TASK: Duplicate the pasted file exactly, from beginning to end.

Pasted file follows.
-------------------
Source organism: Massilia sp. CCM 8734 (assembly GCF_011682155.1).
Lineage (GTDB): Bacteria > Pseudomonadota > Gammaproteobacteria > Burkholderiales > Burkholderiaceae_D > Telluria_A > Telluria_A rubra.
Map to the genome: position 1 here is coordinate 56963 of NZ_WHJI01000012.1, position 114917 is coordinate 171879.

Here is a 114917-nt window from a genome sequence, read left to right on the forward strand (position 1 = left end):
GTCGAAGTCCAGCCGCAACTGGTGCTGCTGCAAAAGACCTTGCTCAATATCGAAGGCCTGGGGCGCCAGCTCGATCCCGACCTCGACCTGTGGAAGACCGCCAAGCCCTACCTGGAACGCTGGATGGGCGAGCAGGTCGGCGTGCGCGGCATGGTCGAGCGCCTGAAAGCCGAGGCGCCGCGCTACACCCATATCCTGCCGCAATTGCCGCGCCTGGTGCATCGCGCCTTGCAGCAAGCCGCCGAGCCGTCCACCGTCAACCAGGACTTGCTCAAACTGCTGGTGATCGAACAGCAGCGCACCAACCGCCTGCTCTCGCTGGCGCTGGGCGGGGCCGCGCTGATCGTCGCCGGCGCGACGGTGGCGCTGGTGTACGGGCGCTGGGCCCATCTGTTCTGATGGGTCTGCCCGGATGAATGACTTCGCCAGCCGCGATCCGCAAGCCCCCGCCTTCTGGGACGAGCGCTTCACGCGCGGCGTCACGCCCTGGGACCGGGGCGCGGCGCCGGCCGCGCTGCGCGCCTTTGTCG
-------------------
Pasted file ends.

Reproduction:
Source organism: Massilia sp. CCM 8734 (assembly GCF_011682155.1).
Lineage (GTDB): Bacteria > Pseudomonadota > Gammaproteobacteria > Burkholderiales > Burkholderiaceae_D > Telluria_A > Telluria_A rubra.
Map to the genome: position 1 here is coordinate 56963 of NZ_WHJI01000012.1, position 114917 is coordinate 171879.

Here is a 114917-nt window from a genome sequence, read left to right on the forward strand (position 1 = left end):
GTCGAAGTCCAGCCGCAACTGGTGCTGCTGCAAAAGACCTTGCTCAATATCGAAGGCCTGGGGCGCCAGCTCGATCCCGACCTCGACCTGTGGAAGACCGCCAAGCCCTACCTGGAACGCTGGATGGGCGAGCAGGTCGGCGTGCGCGGCATGGTCGAGCGCCTGAAAGCCGAGGCGCCGCGCTACACCCATATCCTGCCGCAATTGCCGCGCCTGGTGCATCGCGCCTTGCAGCAAGCCGCCGAGCCGTCCACCGTCAACCAGGACTTGCTCAAACTGCTGGTGATCGAACAGCAGCGCACCAACCGCCTGCTCTCGCTGGCGCTGGGCGGGGCCGCGCTGATCGTCGCCGGCGCGACGGTGGCGCTGGTGTACGGGCGCTGGGCCCATCTGTTCTGATGGGTCTGCCCGGATGAATGACTTCGCCAGCCGCGATCCGCAAGCCCCCGCCTTCTGGGACGAGCGCTTCACGCGCGGCGTCACGCCCTGGGACCGGGGCGCGGCGCCGGCCGCGCTGCGCGCCTTTGTCG